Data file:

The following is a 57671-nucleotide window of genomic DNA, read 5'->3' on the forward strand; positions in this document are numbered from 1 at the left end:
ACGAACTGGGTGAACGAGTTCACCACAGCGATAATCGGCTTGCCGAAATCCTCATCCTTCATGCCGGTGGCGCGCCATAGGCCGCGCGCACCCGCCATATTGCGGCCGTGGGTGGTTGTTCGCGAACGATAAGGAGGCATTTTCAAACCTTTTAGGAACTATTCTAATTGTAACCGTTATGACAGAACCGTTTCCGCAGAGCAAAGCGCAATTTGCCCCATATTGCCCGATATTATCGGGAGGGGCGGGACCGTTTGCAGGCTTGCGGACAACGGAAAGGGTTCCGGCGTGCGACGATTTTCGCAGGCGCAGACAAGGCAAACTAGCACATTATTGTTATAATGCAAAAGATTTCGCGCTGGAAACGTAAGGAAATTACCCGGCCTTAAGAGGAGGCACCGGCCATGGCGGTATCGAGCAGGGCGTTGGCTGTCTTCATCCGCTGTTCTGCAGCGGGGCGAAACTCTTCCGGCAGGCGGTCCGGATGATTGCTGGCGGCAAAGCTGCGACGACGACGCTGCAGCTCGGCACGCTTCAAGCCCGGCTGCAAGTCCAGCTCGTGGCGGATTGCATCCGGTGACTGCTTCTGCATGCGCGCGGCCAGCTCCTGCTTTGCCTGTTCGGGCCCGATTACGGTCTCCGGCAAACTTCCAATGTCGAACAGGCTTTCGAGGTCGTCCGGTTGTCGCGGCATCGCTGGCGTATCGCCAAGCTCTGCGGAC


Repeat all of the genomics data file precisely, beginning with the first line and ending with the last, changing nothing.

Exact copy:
The following is a 57671-nucleotide window of genomic DNA, read 5'->3' on the forward strand; positions in this document are numbered from 1 at the left end:
ACGAACTGGGTGAACGAGTTCACCACAGCGATAATCGGCTTGCCGAAATCCTCATCCTTCATGCCGGTGGCGCGCCATAGGCCGCGCGCACCCGCCATATTGCGGCCGTGGGTGGTTGTTCGCGAACGATAAGGAGGCATTTTCAAACCTTTTAGGAACTATTCTAATTGTAACCGTTATGACAGAACCGTTTCCGCAGAGCAAAGCGCAATTTGCCCCATATTGCCCGATATTATCGGGAGGGGCGGGACCGTTTGCAGGCTTGCGGACAACGGAAAGGGTTCCGGCGTGCGACGATTTTCGCAGGCGCAGACAAGGCAAACTAGCACATTATTGTTATAATGCAAAAGATTTCGCGCTGGAAACGTAAGGAAATTACCCGGCCTTAAGAGGAGGCACCGGCCATGGCGGTATCGAGCAGGGCGTTGGCTGTCTTCATCCGCTGTTCTGCAGCGGGGCGAAACTCTTCCGGCAGGCGGTCCGGATGATTGCTGGCGGCAAAGCTGCGACGACGACGCTGCAGCTCGGCACGCTTCAAGCCCGGCTGCAAGTCCAGCTCGTGGCGGATTGCATCCGGTGACTGCTTCTGCATGCGCGCGGCCAGCTCCTGCTTTGCCTGTTCGGGCCCGATTACGGTCTCCGGCAAACTTCCAATGTCGAACAGGCTTTCGAGGTCGTCCGGTTGTCGCGGCATCGCTGGCGTATCGCCAAGCTCTGCGGAC